This message displays if you try to access any of the locked subreddits. Photo: reddit.
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Reddit rebellion: huge chunks of the site have gone down following a staff member’s departure

Victoria Taylor, administrator of the popular "Ask me Anything" section, has left the site under mysterious circumstances.

Reddit is in revolt. This week, Victoria Taylor, director of talent and coordinator of the site's popular "Ask me Anything" (r/IAmA) subreddit, left Reddit, apparently against her will. In response, a group of the site's coordinators have pulled the shades on some of the site's most popular sections.

The link-sharing site - called the "front page of the internet" so often it's bordering on cliché - relies on its team of volunteer moderators, who run and curate its various subreddits. This, as it turns out, has its downsides: moderators of a swathe of subreddits, including Books, Gaming, Movies and Music set them at "private" last night, meaning they're now inaccessible to users. (You can see the full list, along with updates on their current status, here.) 

The furore follows hot on the tails of another revolt last month, this time among users rather than moderators. The site banned five offensive subreddits, including "r/fatpeoplehate" and several anti-trans threads, and in response, many users flocked to competitor site Voat in search of an uncensored browsing experience. 

It's not clear why Taylor, who went by the username chooter, was let go - she wrote in response to one user that she was "dazed" by what had happened. (Amusingly, an unknown user responded by paying for her "Reddit gold" premium membership, thereby handing over money to her ex-employer) . However, rumours abound that she objected to proposed attempts to monetise r/IAmA by, for example, launching video webchats with the well-known celebrities who agree to be interviewed by users on the subreddit.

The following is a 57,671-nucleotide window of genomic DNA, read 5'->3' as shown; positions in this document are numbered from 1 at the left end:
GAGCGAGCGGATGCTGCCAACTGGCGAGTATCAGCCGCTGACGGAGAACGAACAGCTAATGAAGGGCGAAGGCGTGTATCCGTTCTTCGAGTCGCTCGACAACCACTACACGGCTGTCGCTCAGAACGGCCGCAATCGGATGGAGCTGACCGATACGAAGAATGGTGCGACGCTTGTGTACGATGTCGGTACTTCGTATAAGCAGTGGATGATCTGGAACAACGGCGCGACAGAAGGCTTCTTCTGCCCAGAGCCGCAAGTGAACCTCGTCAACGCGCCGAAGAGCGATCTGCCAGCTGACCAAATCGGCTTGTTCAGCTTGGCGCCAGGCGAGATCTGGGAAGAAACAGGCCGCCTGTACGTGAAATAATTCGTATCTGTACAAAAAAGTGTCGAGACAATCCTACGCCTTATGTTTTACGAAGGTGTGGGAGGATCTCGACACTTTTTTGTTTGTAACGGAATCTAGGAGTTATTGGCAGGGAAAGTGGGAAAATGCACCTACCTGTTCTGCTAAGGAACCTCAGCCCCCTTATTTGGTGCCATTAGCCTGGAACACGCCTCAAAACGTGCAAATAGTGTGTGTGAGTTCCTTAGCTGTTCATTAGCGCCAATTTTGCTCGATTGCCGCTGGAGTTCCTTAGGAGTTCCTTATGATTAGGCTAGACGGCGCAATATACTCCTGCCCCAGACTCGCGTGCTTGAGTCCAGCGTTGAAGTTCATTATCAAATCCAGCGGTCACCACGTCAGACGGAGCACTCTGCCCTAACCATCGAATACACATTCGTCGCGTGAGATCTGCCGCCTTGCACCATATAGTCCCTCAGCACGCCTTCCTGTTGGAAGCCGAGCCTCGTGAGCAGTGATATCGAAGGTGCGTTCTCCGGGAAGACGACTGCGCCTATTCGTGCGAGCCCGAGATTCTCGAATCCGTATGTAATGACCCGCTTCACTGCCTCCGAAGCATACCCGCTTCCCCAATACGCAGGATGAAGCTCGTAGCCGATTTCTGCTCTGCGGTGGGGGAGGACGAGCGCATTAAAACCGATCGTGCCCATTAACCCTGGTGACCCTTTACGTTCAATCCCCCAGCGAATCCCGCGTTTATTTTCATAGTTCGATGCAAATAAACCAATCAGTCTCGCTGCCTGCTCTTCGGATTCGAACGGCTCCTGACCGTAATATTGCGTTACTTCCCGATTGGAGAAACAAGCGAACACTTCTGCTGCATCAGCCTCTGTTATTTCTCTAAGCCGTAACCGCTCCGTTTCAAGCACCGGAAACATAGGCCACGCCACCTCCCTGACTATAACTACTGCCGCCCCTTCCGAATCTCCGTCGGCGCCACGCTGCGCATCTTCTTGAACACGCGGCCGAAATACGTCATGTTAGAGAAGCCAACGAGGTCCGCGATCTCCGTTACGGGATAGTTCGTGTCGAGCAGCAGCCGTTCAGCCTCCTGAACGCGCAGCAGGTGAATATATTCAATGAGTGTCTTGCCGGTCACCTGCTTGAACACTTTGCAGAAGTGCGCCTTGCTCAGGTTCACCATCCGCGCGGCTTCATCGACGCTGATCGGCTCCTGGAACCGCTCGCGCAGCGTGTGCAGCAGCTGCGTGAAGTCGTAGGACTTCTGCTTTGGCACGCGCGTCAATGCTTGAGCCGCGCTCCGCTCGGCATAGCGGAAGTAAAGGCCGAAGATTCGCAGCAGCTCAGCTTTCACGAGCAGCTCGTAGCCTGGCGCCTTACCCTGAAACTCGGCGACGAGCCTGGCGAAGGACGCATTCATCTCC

According to the GuardianAlex Ohanian, co-founder of the site, has now posted in a private forum for volunteer moderators in an attempt to quell the uprising: 

The communication between Reddit and the moderators needs to improve dramatically. We will work closely with you all going forward to ensure events like today don’t happen again.”

Spare a thought, too, for the news sites who rely on Reddit for a constant stream of recycled viral content - wedding videos, cool pictures of dogs and questionable sexual anecdotes will slow to a trickle on newsfeeds today. Let's hope, for all our sakes, that the site can work through its internal disputes. 

 

Now listen to Barbara discussing Reddit's rebellion on the NS podcast:

Barbara Speed is comment editor at the i, and was technology and digital culture writer at the New Statesman, and a staff writer at CityMetric.

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A quote-by-quote analysis of how little Jeremy Hunt understands technology

Can social media giants really implement the health secretary’s sexting suggestions? 

In today’s “Did we do something wrong? No, it was social media” news, Health Secretary Jeremy Hunt has argued that technology companies need to do more to prevent sexting and cyber-bullying.

Hunt, whose job it is to help reduce the teenage suicide rate, argued that the onus for reducing the teenage suicide rate should fall on social media companies such as Facebook and Twitter.

Giving evidence to the Commons Health Committee on suicide prevention, Hunt said: “I think social media companies need to step up to the plate and show us how they can be the solution to the issue of mental ill health amongst teenagers, and not the cause of the problem.”

Pause for screaming and/or tearing out of hair.

Don’t worry though; Hunt wasn’t simply trying to pass the buck, despite the committee suggesting he direct more resources to suicide prevention, as he offered extremely well-thought out technological solutions that are in no way inferior to providing better sex education for children. Here’s a quote-by-quote analysis of just how technologically savvy Hunt is.

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“I just ask myself the simple question as to why it is that you can’t prevent the texting of sexually explicit images by people under the age of 18…”

Here’s Hunt asking himself a question that he should be asking the actual experts, which is in no way a waste of anybody’s time at all.

“… If that’s a lock that parents choose to put on a mobile phone contract…”